Cheryl A. Wall
Indiana University Press, 1995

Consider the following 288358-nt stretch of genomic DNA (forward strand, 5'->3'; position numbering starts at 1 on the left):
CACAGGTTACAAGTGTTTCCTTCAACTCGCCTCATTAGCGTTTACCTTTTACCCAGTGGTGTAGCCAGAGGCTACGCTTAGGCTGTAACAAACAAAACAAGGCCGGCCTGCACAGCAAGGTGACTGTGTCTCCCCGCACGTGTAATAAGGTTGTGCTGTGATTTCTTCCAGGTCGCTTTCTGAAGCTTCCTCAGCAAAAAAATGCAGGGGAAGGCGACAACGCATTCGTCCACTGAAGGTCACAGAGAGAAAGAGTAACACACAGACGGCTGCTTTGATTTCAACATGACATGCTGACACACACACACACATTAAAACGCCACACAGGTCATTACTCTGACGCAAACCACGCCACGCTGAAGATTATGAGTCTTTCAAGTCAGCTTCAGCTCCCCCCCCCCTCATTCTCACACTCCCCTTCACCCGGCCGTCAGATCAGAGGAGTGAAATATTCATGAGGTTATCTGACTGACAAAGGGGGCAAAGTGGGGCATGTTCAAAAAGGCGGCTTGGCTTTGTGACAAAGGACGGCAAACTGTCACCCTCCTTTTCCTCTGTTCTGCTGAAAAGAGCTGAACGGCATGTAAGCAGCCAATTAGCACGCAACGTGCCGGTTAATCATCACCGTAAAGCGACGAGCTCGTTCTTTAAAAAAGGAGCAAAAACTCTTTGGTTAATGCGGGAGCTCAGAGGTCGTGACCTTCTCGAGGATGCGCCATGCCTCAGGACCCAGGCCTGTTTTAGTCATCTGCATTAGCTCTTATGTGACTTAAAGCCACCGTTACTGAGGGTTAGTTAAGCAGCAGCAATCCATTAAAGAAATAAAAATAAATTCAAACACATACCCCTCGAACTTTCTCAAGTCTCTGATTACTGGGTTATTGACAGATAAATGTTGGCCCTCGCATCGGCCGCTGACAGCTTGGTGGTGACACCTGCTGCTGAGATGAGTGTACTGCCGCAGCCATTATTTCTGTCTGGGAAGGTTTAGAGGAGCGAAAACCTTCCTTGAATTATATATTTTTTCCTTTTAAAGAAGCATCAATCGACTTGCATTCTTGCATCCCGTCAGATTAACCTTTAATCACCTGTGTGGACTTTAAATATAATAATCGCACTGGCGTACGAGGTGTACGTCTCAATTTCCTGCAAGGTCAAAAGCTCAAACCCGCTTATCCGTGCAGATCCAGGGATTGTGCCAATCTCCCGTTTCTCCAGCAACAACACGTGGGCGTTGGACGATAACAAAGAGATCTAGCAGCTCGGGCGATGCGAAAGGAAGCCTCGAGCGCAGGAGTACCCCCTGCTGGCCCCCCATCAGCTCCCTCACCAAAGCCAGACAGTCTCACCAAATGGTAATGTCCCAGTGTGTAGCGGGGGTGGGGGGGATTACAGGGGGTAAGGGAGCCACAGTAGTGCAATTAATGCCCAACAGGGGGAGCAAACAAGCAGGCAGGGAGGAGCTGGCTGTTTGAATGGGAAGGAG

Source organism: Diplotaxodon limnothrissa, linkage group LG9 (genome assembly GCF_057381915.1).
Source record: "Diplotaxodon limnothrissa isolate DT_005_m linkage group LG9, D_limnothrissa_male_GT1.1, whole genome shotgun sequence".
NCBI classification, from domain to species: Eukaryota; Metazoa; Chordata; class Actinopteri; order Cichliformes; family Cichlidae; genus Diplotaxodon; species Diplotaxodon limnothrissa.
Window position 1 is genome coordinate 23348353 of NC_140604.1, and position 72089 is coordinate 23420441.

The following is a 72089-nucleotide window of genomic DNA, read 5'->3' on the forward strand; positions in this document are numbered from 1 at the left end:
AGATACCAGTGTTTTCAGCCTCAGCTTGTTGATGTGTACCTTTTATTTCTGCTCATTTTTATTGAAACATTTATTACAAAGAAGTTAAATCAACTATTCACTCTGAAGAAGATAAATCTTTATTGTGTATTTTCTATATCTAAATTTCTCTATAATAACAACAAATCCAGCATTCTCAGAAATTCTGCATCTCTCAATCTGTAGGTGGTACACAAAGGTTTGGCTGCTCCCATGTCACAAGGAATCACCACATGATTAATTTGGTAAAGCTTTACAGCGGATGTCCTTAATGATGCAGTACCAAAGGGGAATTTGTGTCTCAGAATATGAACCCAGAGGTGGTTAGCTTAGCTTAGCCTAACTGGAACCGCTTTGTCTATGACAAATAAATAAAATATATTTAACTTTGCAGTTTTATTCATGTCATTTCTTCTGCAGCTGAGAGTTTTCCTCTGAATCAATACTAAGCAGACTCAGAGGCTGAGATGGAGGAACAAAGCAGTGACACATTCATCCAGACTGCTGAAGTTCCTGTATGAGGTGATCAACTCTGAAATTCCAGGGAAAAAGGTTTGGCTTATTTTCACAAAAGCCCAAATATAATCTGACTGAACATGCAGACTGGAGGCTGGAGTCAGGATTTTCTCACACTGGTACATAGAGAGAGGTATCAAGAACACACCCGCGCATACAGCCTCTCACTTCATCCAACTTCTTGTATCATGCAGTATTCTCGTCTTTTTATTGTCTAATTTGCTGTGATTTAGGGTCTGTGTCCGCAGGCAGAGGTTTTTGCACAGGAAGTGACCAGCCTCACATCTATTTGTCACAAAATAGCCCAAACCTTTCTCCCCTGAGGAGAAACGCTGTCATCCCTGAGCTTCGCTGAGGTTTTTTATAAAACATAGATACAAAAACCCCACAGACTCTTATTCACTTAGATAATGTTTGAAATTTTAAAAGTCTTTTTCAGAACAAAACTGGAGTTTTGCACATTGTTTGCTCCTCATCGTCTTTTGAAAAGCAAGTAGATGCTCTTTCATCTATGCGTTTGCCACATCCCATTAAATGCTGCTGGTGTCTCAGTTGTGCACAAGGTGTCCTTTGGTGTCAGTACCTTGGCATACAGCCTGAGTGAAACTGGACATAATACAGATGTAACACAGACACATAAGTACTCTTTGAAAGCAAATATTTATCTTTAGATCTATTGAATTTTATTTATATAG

For her multidimensional study, Professor Wall chooses to use the most expansive definition of the Harlem Renaissance in order to include writers whose work was published during the Depression and women like Ann Spencer, who lived outside of Harlem. But while Professor Wall discusses the significant contributions of Spencer, Marita Bonner and Georgia Douglas Johnson, her focus is firmly on three central figures: Jessie Redmon Fauset, Nella Larsen and Zora Neale Hurston. Wall offers a wealth of information and insight on their work, lives and interaction with other writers. The three women are quite different. The vivacious Fauset (Plum Bun) was a middle-class, well-traveled northerner who, as literary editor of W.E.B. Du Bois's The Crisis from 1919 to 1926, came to know many of the great literary figures of the time. Larsen had a more tumultuous background and never fit in anywhere until her move to Harlem. It was then that she wrote her acclaimed Quicksand and Passing, the novels that made her part of the inner circle before she disappeared almost as quickly as she appeared. The most celebrated woman writer of the period, Hurston (Their Eyes Were Watching God and Mules & Men) was also one of the era's few true daughters of the rural South and spent most of the years of the Harlem Renaissance on the road. Professor Wall offers strong critiques of these women's work, uncovering certain similarities, including, most importantly, the travel motif as not only a reflection of the mass migrations of the day but also a larger dislocation.